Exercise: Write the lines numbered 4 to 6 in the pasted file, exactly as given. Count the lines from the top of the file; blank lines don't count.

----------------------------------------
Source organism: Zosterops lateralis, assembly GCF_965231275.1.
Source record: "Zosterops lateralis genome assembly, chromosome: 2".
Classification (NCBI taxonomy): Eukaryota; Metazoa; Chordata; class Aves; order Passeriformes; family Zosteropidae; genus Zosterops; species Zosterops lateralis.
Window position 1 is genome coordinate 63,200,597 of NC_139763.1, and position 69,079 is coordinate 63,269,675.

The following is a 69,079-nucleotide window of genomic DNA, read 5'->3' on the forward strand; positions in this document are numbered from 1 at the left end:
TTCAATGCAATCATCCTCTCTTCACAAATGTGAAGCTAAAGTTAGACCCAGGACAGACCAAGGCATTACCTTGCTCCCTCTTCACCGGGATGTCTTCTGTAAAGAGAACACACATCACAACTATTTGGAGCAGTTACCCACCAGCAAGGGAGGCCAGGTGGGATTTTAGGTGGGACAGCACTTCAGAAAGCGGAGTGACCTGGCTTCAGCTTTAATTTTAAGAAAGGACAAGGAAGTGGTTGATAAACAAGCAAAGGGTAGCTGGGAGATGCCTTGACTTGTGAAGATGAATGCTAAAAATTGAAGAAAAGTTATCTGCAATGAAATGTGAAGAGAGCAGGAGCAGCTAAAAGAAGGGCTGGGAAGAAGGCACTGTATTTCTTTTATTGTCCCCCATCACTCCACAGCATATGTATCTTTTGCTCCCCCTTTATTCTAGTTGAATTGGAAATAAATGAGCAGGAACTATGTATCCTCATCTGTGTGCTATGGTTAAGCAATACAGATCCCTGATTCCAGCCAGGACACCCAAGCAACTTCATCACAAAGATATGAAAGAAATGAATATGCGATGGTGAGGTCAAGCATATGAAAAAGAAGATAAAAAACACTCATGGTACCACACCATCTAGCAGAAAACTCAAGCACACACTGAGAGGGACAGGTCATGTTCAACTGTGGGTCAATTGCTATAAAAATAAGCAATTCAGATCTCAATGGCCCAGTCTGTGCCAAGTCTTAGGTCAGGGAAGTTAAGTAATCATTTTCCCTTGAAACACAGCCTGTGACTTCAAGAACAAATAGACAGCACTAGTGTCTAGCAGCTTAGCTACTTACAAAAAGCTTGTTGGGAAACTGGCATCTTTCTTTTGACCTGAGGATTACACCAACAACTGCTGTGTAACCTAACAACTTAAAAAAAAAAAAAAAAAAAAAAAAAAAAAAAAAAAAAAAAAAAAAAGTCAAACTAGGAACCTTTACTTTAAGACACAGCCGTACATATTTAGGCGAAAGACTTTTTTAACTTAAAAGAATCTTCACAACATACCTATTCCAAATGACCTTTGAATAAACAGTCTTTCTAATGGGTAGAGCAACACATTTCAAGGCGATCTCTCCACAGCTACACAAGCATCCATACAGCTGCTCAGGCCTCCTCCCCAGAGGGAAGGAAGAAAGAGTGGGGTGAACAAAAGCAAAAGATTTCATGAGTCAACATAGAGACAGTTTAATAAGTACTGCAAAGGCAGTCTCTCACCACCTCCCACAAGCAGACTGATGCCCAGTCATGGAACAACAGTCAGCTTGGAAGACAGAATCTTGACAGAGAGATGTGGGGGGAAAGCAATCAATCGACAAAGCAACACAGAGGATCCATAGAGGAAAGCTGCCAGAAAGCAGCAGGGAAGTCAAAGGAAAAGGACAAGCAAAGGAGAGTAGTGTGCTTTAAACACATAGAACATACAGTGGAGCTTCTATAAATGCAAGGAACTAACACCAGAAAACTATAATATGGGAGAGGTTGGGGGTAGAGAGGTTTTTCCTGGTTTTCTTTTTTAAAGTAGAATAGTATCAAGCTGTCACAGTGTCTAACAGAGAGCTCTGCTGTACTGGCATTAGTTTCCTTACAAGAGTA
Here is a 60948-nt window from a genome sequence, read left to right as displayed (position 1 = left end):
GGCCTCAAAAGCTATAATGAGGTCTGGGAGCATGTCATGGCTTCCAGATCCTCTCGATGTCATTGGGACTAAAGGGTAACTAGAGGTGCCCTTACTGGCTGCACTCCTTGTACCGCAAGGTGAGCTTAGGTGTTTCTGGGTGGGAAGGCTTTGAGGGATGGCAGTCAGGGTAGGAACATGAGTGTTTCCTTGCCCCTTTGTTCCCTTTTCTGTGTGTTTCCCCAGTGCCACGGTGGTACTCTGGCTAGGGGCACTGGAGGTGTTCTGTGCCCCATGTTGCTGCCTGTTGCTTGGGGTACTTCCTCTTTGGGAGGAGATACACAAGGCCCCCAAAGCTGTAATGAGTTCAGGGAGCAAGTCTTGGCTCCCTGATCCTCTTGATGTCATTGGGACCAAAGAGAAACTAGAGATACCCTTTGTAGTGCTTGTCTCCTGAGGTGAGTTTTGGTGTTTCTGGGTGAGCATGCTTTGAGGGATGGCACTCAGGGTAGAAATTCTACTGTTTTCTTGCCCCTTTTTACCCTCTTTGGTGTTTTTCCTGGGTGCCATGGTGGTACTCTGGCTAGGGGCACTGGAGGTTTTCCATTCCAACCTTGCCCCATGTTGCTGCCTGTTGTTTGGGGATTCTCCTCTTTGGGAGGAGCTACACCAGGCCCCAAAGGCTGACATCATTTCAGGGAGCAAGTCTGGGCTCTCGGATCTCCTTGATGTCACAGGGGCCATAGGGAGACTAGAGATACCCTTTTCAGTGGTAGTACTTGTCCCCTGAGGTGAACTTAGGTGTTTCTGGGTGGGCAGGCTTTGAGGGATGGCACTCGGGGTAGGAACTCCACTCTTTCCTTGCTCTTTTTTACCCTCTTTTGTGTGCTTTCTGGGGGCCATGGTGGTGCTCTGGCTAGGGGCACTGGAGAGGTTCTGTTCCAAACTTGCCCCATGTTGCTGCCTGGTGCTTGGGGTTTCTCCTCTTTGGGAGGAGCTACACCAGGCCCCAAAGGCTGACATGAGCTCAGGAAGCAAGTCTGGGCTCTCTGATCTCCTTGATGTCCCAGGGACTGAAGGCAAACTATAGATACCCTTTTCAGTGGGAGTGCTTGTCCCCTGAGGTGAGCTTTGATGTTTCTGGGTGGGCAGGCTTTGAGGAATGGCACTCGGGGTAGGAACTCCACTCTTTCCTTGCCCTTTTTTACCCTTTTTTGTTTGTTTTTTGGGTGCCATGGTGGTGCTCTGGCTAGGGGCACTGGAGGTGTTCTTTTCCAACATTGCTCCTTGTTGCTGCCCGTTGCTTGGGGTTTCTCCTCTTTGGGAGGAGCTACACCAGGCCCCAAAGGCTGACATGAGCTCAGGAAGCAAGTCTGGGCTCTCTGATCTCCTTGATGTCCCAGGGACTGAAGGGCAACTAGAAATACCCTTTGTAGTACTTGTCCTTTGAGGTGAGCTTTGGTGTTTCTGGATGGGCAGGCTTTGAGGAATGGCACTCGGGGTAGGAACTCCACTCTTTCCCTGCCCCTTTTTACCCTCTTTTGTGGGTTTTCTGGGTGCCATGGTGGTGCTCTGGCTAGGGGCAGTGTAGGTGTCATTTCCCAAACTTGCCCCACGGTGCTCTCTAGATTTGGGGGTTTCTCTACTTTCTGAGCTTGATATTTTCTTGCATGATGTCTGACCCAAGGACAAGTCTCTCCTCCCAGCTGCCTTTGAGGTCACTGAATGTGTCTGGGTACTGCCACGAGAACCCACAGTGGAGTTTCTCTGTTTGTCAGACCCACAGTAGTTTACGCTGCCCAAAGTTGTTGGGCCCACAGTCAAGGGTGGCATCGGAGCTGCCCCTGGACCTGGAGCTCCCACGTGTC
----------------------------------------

Window position 1 is genome coordinate 63,200,597 of NC_139763.1, and position 69,079 is coordinate 63,269,675.

The following is a 69,079-nucleotide window of genomic DNA, read 5'->3' on the forward strand; positions in this document are numbered from 1 at the left end:
TTCAATGCAATCATCCTCTCTTCACAAATGTGAAGCTAAAGTTAGACCCAGGACAGACCAAGGCATTACCTTGCTCCCTCTTCACCGGGATGTCTTCTGTAAAGAGAACACACATCACAACTATTTGGAGCAGTTACCCACCAGCAAGGGAGGCCAGGTGGGATTTTAGGTGGGACAGCACTTCAGAAAGCGGAGTGACCTGGCTTCAGCTTTAATTTTAAGAAAGGACAAGGAAGTGGTTGATAAACAAGCAAAGGGTAGCTGGGAGATGCCTTGACTTGTGAAGATGAATGCTAAAAATTGAAGAAAAGTTATCTGCAATGAAATGTGAAGAGAGCAGGAGCAGCTAAAAGAAGGGCTGGGAAGAAGGCACTGTATTTCTTTTATTGTCCCCCATCACTCCACAGCATATGTATCTTTTGCTCCCCCTTTATTCTAGTTGAATTGGAAATAAATGAGCAGGAACTATGTATCCTCATCTGTGTGCTATGGTTAAGCAATACAGATCCCTGATTCCAGCCAGGACACCCAAGCAACTTCATCACAAAGATATGAAAGAAATGAATATGCGATGGTGAGGTCAAGCATATGAAAAAGAAGATAAAAAACACTCATGGTACCACACCATCTAGCAGAAAACTCAAGCACACACTGAGAGGGACAGGTCATGTTCAACTGTGGGTCAATTGCTATAAAAATAAGCAATTCAGATCTCAATGGCCCAGTCTGTGCCAAGTCTTAGGTCAGGGAAGTTAAGTAATCATTTTCCCTTGAAACACAGCCTGTGACTTCAAGAACAAATAGACAGCACTAGTGTCTAGCAGCTTAGCTACTTACAAAAAGCTTGTTGGGAAACTGGCATCTTTCTTTTGACCTGAGGATTACACCAACAACTGCTGTGTAACCTAACAACTTAAAAAAAAAAAAAAAAAAAAAAAAAAAAAAAAAAAAAAAAAAAAAAGTCAAACTAGGAACCTTTACTTTAAGACACAGCCGTACATATTTAGGCGAAAGACTTTTTTAACTTAAAAGAATCTTCACAACATACCTATTCCAAATGACCTTTGAATAAACAGTCTTTCTAATGGGTAGAGCAACACATTTCAAGGCGATCTCTCCACAGCTACACAAGCATCCATACAGCTGCTCAGGCCTCCTCCCCAGAGGGAAGGAAGAAAGAGTGGGGTGAACAAAAGCAAAAGATTTCATGAGTCAACATAGAGACAGTTTAATAAGTACTGCAAAGGCAGTCTCTCACCACCTCCCACAAGCAGACTGATGCCCAGTCATGGAACAACAGTCAGCTTGGAAGACAGAATCTTGACAGAGAGATGTGGGGGGAAAGCAATCAATCGACAAAGCAACACAGAGGATCCATAGAGGAAAGCTGCCAGAAAGCAGCAGGGAAGTCAAAGGAAAAGGACAAGCAAAGGAGAGTAGTGTGCTTTAAACACATAGAACATACAGTGGAGCTTCTATAAATGCAAGGAACTAACACCAGAAAACTATAATATGGGAGAGGTTGGGGGTAGAGAGGTTTTTCCTGGTTTTCTTTTTTAAAGTAGAATAGTATCAAGCTGTCACAGTGTCTAACAGAGAGCTCTGCTGTACTGGCATTAGTTTCCTTACAAGAGTA